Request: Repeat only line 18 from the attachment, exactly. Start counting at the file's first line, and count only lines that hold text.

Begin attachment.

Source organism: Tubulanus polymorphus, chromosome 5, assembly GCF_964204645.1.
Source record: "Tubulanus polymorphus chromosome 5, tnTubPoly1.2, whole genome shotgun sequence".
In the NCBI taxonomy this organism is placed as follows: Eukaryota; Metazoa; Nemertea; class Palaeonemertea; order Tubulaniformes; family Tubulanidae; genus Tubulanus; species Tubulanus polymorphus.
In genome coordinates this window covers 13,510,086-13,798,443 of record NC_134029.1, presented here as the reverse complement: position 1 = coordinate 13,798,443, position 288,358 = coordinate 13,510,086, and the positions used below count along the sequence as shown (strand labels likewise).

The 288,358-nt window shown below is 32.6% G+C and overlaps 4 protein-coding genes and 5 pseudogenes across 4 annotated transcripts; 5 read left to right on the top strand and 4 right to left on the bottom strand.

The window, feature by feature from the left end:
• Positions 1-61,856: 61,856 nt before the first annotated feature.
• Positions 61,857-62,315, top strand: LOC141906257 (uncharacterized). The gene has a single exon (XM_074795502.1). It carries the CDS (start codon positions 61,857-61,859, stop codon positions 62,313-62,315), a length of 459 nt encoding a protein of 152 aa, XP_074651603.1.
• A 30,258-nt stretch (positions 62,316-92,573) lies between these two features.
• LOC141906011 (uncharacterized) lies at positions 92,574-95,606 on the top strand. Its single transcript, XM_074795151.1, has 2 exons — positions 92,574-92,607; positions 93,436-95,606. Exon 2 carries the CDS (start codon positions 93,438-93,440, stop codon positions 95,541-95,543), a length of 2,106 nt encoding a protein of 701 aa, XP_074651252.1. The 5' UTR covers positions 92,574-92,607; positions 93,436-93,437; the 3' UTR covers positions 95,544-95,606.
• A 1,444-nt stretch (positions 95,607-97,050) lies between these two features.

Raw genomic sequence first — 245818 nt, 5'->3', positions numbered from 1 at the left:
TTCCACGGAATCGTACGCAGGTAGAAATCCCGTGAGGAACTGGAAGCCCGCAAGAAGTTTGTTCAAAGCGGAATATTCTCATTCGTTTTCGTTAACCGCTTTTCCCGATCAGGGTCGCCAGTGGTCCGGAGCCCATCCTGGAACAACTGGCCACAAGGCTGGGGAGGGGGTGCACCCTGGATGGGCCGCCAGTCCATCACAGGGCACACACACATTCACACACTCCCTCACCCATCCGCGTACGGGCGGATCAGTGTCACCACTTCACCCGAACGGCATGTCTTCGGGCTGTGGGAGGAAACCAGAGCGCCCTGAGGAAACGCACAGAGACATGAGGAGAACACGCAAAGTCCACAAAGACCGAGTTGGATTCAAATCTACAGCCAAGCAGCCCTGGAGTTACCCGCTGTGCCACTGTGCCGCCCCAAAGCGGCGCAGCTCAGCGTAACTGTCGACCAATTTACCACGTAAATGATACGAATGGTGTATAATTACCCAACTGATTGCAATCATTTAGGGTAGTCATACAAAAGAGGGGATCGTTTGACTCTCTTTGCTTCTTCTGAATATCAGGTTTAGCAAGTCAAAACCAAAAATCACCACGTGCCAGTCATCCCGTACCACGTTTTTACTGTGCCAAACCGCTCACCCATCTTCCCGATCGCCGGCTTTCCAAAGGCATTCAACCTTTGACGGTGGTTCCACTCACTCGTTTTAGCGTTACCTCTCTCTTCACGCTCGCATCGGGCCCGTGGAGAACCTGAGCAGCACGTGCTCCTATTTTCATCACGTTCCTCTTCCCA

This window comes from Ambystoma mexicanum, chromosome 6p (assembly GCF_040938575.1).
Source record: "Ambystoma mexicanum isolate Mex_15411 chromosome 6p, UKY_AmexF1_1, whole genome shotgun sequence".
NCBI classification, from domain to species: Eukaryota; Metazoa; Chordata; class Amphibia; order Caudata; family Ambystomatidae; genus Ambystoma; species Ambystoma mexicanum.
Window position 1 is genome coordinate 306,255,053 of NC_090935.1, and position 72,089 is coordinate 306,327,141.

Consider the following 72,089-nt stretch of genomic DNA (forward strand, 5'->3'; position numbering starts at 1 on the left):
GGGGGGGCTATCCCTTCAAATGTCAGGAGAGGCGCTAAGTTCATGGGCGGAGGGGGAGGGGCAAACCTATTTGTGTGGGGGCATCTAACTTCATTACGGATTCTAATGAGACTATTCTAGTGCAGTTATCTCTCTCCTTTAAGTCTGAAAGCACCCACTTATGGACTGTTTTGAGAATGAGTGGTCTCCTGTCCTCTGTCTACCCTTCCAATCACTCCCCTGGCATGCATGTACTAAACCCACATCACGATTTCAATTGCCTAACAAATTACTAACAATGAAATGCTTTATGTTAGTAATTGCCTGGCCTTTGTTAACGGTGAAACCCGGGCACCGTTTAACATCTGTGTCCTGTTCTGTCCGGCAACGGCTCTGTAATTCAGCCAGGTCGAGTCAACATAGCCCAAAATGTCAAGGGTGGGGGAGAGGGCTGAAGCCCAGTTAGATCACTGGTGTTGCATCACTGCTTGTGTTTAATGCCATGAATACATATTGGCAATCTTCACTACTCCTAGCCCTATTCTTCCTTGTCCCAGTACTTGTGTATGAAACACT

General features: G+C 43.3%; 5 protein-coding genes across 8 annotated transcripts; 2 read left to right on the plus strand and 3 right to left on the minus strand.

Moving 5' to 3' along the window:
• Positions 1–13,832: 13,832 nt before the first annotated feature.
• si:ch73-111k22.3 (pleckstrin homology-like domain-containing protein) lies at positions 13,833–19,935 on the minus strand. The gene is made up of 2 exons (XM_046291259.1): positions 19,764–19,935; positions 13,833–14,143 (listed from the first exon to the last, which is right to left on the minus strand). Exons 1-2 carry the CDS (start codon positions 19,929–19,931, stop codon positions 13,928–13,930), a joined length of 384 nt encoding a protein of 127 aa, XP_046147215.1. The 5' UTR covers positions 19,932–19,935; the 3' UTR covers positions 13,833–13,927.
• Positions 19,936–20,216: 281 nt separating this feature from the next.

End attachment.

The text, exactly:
Consider the following 72,089-nt stretch of genomic DNA (forward strand, 5'->3'; position numbering starts at 1 on the left):